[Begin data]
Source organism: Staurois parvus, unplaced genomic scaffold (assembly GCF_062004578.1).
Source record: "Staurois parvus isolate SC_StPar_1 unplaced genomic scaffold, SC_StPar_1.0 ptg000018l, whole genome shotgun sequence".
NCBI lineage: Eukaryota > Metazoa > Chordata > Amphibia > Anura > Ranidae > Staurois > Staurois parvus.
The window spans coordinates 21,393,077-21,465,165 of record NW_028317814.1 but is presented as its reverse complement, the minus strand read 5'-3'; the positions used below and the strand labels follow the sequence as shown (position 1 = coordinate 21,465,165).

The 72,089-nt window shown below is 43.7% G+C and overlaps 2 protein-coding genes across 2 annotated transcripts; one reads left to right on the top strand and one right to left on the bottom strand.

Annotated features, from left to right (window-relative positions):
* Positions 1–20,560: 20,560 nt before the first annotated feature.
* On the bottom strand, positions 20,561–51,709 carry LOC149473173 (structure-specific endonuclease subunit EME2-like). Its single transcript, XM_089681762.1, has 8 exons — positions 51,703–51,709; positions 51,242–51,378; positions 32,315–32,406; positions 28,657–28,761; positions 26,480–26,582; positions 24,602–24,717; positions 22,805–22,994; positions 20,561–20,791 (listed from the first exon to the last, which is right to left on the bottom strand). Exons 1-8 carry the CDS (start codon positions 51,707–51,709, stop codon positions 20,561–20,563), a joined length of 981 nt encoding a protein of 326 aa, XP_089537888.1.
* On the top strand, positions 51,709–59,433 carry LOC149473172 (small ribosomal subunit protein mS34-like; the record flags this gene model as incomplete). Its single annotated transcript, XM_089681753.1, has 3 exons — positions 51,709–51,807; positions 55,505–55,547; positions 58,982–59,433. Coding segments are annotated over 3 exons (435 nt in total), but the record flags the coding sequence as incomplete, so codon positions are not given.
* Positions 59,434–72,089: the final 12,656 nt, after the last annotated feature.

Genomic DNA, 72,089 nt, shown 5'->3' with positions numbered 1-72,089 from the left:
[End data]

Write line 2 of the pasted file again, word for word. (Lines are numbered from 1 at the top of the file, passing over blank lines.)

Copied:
Source record: "Staurois parvus isolate SC_StPar_1 unplaced genomic scaffold, SC_StPar_1.0 ptg000018l, whole genome shotgun sequence".